Positive results have been obtained in but a single set of experiments, namely those in which turpentine was employed.

In so far as the results of this preliminary study go, one is led to the conclusion that thrombosis is most readily induced when active inflammatory lesions exist in the blood vessels, associated, probably in most instances, with secondary degenerative changes. Purely mechanical lesions are much less apt to be productive of conditions favorable to thrombosis as a sequence of phlebitis.

Marked artificial increase or decrease in the coagulation time of the blood by the use of calcium lactate or citric acid, does not render animals abnormally prone to thrombosis incited by changes other than inflammatory.

When true phlebitis exists, thrombosis is apt to be more extensive and less readily resolved, when the coagulation point of the blood has been shortened by the use of calcium lactate, and it is less extensive and more quickly absorbed when the coagulation time has been increased by the administration of citric acid.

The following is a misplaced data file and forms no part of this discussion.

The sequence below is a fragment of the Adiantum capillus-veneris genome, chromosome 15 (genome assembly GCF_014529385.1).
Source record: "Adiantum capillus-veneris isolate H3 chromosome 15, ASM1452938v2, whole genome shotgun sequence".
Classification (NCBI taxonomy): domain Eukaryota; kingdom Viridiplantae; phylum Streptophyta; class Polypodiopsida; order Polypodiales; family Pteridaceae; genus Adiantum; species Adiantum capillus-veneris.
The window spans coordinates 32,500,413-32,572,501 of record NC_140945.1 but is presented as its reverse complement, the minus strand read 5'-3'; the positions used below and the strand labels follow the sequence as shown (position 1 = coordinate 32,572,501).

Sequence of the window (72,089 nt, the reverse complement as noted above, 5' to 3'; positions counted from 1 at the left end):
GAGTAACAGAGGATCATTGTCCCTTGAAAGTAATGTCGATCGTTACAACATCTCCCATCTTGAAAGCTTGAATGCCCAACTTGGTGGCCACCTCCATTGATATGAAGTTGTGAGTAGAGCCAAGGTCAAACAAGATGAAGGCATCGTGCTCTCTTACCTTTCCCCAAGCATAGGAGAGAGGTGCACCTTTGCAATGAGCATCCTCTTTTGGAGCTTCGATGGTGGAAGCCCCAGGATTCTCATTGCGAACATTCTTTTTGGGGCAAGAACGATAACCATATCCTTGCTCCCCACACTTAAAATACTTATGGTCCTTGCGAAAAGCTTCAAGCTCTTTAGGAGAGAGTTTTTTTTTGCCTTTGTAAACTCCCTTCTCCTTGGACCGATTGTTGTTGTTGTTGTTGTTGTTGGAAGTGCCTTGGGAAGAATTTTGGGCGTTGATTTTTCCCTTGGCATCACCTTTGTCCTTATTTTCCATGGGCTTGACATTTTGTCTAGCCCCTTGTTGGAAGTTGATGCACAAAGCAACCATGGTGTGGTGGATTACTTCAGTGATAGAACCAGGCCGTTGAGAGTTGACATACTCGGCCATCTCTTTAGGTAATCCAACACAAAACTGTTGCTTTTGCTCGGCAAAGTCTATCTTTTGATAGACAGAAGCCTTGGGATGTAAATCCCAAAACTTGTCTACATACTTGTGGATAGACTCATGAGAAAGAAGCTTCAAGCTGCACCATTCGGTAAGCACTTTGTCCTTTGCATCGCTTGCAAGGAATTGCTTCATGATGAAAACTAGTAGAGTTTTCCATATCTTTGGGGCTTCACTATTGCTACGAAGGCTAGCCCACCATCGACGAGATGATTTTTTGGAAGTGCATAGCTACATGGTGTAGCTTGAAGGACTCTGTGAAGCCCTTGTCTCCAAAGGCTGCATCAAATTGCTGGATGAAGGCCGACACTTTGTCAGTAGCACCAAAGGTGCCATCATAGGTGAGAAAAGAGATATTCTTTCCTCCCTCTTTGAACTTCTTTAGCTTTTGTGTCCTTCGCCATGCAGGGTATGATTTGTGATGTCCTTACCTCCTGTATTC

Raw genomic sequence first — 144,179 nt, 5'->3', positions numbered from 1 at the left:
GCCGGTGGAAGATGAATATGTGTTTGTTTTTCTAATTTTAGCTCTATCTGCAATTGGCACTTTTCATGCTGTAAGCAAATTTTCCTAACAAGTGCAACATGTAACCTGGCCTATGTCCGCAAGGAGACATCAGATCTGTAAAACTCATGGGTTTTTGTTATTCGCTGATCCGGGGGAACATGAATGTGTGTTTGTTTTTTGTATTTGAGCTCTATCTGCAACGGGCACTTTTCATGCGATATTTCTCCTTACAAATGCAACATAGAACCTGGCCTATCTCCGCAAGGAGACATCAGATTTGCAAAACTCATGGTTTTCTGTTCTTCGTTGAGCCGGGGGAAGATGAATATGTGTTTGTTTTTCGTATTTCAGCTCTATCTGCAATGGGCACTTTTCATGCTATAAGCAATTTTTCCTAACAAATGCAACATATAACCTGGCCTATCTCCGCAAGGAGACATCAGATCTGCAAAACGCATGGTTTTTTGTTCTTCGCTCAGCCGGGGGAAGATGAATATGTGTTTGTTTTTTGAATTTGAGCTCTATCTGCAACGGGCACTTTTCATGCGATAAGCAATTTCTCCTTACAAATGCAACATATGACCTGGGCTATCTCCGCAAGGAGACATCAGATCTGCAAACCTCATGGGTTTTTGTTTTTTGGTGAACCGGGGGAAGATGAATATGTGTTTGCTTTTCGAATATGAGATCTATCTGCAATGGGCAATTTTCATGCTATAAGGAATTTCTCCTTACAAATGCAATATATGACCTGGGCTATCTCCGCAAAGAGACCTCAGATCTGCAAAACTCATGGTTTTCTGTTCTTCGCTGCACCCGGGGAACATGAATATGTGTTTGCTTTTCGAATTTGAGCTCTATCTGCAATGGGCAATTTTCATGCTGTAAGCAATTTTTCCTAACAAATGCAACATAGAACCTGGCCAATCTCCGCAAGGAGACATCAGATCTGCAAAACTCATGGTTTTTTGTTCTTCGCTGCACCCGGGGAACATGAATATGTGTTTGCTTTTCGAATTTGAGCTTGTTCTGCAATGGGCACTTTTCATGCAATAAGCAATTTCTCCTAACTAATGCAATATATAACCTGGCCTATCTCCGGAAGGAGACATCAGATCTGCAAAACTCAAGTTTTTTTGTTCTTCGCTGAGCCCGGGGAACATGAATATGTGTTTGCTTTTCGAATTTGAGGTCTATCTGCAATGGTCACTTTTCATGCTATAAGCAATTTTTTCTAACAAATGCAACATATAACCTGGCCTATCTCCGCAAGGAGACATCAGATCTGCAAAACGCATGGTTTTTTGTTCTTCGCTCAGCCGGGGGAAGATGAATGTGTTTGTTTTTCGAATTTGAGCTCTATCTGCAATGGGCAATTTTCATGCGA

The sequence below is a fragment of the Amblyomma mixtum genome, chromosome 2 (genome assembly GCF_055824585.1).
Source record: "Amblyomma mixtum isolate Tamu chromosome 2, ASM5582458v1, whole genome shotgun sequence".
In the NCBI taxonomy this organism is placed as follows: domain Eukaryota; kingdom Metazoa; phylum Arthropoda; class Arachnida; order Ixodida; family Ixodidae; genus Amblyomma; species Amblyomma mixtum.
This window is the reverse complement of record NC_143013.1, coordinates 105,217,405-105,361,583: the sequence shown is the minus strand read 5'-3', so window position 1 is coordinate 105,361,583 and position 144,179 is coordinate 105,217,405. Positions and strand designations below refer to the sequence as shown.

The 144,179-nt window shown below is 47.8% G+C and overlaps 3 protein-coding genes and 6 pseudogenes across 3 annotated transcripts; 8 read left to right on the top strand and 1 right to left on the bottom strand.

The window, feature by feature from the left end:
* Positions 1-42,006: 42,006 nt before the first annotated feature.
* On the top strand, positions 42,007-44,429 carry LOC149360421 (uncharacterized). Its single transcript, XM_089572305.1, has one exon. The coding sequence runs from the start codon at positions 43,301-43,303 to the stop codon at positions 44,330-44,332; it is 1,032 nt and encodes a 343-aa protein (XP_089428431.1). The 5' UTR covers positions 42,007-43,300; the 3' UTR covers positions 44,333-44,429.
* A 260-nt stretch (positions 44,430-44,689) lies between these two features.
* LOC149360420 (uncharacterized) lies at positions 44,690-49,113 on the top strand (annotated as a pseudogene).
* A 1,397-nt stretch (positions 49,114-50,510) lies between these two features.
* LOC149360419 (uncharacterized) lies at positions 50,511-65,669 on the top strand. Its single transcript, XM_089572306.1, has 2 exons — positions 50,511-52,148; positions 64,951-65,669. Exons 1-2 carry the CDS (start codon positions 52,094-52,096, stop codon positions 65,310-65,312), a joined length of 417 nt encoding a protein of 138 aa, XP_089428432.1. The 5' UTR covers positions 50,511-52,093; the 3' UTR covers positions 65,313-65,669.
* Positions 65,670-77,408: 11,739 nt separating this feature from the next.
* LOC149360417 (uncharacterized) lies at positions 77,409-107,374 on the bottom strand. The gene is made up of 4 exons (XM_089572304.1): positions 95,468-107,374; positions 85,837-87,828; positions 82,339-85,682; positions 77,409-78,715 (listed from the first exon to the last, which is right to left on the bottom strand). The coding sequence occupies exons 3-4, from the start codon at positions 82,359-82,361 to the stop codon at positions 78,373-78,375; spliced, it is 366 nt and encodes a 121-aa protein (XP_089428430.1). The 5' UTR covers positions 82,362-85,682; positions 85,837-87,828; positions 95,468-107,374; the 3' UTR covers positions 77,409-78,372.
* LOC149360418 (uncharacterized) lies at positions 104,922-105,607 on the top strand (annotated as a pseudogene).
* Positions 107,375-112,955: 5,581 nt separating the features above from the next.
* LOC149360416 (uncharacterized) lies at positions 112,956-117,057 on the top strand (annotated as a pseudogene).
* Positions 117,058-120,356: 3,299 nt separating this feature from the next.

Experiments as yet incomplete appear to suggest that the increasing in rapidity or slowing of the general circulatory stream has but little bearing on the production of thrombosis in phlebitis, much less, indeed, than clinical and anatomical observations have generally led us to think. We have also been led to suspect that the presence or absence of anastomoses of abundant degree is largely concerned as a factor in determining the location and extent of thrombosis in phlebitis.

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